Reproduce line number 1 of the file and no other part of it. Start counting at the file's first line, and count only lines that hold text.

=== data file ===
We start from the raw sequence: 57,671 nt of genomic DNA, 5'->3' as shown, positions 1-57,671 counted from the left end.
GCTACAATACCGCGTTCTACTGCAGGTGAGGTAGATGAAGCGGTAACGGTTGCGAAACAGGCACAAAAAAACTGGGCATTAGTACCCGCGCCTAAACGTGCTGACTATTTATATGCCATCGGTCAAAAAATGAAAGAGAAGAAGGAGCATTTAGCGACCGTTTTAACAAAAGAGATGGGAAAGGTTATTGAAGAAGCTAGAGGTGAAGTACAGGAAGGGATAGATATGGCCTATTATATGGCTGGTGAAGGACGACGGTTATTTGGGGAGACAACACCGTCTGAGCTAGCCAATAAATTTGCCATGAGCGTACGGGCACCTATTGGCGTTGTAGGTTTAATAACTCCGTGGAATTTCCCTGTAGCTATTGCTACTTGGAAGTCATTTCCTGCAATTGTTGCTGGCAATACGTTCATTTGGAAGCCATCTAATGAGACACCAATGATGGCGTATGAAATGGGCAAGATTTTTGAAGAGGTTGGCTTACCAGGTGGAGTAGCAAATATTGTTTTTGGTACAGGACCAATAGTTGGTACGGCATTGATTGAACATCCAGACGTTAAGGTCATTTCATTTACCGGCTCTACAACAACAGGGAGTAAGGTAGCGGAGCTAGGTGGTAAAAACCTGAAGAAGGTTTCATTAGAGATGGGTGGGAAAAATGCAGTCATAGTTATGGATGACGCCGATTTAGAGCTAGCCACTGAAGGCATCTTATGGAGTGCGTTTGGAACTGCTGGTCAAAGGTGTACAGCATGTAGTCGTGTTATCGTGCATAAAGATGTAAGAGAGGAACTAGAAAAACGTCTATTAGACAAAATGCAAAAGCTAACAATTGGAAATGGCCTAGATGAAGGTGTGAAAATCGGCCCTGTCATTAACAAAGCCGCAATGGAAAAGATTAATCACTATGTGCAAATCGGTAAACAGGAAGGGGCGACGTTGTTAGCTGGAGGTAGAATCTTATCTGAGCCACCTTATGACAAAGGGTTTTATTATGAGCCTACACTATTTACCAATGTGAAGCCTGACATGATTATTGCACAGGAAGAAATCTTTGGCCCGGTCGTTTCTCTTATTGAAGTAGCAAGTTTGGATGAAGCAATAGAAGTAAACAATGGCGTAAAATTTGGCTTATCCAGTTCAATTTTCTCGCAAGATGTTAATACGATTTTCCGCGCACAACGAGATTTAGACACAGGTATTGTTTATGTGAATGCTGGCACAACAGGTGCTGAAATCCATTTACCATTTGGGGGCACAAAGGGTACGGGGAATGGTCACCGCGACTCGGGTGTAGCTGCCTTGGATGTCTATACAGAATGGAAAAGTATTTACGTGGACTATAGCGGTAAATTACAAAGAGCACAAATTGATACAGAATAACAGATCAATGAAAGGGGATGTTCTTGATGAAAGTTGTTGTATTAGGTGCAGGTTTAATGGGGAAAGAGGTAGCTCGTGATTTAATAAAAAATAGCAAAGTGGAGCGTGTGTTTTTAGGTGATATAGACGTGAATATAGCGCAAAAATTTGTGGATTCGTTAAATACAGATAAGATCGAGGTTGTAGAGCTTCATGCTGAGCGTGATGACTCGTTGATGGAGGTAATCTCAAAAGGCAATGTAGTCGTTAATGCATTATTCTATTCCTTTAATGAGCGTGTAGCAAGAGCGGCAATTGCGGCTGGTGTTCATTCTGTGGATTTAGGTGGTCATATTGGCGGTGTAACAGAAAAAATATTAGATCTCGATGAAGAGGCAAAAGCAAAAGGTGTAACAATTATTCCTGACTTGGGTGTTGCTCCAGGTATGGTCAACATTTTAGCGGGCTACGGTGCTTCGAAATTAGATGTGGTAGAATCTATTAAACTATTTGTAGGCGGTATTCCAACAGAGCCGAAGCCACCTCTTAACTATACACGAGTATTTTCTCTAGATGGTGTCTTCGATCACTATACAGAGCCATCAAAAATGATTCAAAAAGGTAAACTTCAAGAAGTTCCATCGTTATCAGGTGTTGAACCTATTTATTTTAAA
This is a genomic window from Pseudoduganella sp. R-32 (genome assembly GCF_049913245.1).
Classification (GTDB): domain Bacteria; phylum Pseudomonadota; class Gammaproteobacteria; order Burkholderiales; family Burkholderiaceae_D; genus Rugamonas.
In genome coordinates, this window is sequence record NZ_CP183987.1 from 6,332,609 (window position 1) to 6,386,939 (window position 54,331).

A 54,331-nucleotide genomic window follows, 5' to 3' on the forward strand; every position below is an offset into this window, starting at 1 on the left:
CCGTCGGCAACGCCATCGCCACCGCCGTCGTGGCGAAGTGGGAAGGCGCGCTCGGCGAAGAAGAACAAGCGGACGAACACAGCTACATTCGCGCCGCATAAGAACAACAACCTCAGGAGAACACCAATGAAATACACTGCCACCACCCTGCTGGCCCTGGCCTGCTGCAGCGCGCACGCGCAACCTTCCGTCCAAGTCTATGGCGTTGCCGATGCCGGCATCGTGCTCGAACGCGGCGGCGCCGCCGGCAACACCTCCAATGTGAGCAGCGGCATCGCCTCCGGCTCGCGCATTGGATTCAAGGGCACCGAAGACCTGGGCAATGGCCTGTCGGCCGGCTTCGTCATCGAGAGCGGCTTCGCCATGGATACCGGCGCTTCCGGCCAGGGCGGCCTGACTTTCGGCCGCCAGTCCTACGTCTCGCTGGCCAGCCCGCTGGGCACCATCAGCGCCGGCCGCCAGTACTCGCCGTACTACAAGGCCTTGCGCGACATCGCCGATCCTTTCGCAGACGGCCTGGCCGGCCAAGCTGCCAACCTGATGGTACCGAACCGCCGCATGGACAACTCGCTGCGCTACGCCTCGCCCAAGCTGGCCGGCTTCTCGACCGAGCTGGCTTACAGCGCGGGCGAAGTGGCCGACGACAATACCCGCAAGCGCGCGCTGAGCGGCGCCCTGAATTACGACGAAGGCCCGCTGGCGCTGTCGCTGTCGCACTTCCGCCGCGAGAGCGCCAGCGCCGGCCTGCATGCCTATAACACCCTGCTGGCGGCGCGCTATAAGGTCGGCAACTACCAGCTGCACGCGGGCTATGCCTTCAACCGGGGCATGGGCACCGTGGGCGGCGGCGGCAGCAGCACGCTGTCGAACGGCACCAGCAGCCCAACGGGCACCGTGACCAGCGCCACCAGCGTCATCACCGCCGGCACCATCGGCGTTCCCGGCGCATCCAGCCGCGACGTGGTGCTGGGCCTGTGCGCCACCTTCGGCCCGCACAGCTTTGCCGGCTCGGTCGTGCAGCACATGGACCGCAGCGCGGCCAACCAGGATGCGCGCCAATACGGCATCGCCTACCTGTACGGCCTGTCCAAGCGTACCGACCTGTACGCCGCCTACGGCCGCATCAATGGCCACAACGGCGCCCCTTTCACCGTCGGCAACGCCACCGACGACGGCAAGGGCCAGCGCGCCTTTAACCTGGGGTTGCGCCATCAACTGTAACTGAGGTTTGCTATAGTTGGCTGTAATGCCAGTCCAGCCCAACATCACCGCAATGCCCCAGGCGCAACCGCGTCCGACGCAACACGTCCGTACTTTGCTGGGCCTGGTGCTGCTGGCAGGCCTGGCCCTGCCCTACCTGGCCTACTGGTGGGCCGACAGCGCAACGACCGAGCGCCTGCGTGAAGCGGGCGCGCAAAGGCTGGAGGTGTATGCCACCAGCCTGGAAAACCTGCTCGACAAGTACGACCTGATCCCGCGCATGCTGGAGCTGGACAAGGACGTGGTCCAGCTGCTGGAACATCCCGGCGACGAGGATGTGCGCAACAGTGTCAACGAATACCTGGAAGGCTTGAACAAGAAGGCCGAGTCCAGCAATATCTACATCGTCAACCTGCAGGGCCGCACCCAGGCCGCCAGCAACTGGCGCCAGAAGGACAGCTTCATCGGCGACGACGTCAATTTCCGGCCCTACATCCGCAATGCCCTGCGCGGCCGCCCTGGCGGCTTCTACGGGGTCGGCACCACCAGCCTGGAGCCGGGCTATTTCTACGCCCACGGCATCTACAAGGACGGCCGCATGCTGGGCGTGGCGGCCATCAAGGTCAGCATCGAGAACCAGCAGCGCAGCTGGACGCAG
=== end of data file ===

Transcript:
We start from the raw sequence: 57,671 nt of genomic DNA, 5'->3' as shown, positions 1-57,671 counted from the left end.